Professor Sam McKegney
On leave July 2011–June 2012
Office: Watson 435
Indigenous literatures, contemporary Canadian literature (as well as its precursors), Indigenous governance and its pursuit through art, multiculturalism as an ideal and in practice, hockey culture, masculinity theory, and literary activism.
- “Warriors, Healers, Lovers, and Leaders: Colonial Impositions on Indigenous Male Roles and Responsibilities,” Canadian Perspectives on Men and Masculinities: An Interdisciplinary Reader, ed. Jason A. Laker (Toronto: Oxford University Press, forthcoming in 2011).
- With Keavy Martin. "Inuvialuit Critical Autobiography and the Carceral Writings of Anthony Apakark Thrasher." Canadian Literature. (special issue on prison writing, forthcoming in 2011).
- “ ‘beautiful hunters with strong medicine’: Indigenous Masculinity and Kinship in Richard Van Camp’s The Lesser Blessed,” The Canadian Journal of Native Studies 29.1/2 (2009), special issue on Indigenous literatures and literary criticism.
- “Indigenous Writing and the Residential School Legacy: A Public Interview with Basil Johnston,” Studies in Canadian Literature 34.2 (2009).
- “Strategies for Ethical Engagement: An Open Letter Concerning Non-Native Scholars of Native Literatures,” Studies in American Indian Literatures 20.4 (2008).
- “Tenuous Tolerance: The Politics of Inconvenience from Kanehsatake to Caledonia,” West Coast Line 58 (2008). Special Issue on Citizenship and Cultural Belonging.
- Magic Weapons: Aboriginal Writers Remaking Community After Residential School, foreword by Basil H. Johnston (Winnipeg: University of Manitoba Press, 2007).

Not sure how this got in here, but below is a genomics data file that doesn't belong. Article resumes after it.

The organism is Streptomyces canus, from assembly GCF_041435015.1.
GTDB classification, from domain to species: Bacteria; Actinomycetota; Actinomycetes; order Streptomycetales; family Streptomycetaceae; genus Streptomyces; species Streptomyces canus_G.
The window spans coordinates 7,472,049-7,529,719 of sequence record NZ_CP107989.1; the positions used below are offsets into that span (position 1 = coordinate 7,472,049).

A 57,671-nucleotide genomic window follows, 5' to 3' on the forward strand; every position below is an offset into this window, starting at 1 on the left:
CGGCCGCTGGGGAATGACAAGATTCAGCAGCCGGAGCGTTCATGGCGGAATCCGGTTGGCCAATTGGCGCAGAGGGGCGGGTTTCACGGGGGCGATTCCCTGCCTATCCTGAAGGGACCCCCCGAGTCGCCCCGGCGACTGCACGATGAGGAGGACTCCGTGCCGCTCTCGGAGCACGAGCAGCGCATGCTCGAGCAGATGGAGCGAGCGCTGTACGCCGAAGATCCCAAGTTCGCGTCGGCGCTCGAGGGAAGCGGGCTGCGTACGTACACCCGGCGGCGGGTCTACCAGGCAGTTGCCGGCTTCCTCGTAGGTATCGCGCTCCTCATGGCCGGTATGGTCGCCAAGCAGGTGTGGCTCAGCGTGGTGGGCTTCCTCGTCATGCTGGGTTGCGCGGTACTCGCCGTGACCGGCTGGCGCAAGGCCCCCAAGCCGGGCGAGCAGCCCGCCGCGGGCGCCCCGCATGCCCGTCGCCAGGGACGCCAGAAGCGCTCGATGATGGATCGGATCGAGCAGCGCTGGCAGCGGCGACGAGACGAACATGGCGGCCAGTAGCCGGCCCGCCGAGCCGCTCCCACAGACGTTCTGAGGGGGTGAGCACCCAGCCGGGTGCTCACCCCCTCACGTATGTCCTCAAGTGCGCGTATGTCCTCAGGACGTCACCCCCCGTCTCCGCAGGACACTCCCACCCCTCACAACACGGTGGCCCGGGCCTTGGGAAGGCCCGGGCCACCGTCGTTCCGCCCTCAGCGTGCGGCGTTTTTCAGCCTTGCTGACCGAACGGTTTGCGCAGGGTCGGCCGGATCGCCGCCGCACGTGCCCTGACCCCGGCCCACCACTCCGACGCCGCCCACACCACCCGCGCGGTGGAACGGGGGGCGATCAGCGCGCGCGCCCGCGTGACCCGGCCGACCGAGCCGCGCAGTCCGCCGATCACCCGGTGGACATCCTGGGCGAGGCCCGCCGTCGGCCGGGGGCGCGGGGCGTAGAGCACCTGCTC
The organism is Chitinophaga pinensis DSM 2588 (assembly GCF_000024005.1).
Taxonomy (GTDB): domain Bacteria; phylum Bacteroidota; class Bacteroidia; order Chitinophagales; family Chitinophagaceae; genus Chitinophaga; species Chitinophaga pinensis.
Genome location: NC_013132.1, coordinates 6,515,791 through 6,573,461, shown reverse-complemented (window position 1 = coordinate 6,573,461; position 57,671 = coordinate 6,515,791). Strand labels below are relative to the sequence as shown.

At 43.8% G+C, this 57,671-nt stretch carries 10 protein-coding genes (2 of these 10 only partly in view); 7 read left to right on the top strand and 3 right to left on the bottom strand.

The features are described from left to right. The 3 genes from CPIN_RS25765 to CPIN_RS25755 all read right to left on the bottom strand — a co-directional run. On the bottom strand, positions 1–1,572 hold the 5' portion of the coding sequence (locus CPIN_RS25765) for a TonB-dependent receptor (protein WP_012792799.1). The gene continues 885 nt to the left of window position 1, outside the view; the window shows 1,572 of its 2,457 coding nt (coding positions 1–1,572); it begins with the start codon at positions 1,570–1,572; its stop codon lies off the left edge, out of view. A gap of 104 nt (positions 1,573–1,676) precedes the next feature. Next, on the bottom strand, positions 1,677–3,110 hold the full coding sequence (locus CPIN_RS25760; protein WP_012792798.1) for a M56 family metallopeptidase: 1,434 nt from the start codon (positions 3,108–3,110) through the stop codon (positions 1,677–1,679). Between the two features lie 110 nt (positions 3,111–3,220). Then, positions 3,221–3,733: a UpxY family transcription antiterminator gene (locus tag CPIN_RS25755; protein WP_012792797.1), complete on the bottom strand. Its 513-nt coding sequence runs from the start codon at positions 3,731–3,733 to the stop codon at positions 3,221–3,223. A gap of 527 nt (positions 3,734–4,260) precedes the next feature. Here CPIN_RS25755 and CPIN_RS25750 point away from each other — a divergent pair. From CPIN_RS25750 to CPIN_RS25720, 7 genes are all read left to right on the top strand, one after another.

I’ve published a monograph entitled Magic Weapons: Aboriginal Writers Remaking Community after Residential School (2007) and articles on Indigenous and Canadian literatures in several academic journals. I’ve also written about the racism of nationalist mythologies in hockey writing in the collection Now is the Winter: The International Meaning of Hockey.
I have a few projects at various stages of conception and completion, including a study of Indigenous masculinities in literature—tentatively titled “ ‘Carrying the Burden of Peace’: Nurturing Indigenous Masculinities through Story”—a critical edition with Keavy Martin of Inuvialuit author Anthony Apakark Thrasher’s collected prison writings, and articles on Indigenous literary nationalism in the Canadian context.
I am currently involved in the supervision of dissertations on the political economy of addiction and self-harm in contemporary Canadian fiction, on the relationships among metaphor, curriculum theory, close reading, and literary pedagogy, on contemporary African child soldier narratives, and on the relationships between youth-generated online writing and linguistic evolution, community formation, and sociopolitical engagement. I welcome discussions of doctoral projects that intersect with any of my research interests.
Top: Thomas Thrasher's shed on the shore of the Arctic ocean, Tuktoyaktuk, Northwest Territories. (June 2011)
Bottom: Three-hour sunset, Paulatuk, Northwest Territories. (August 2010)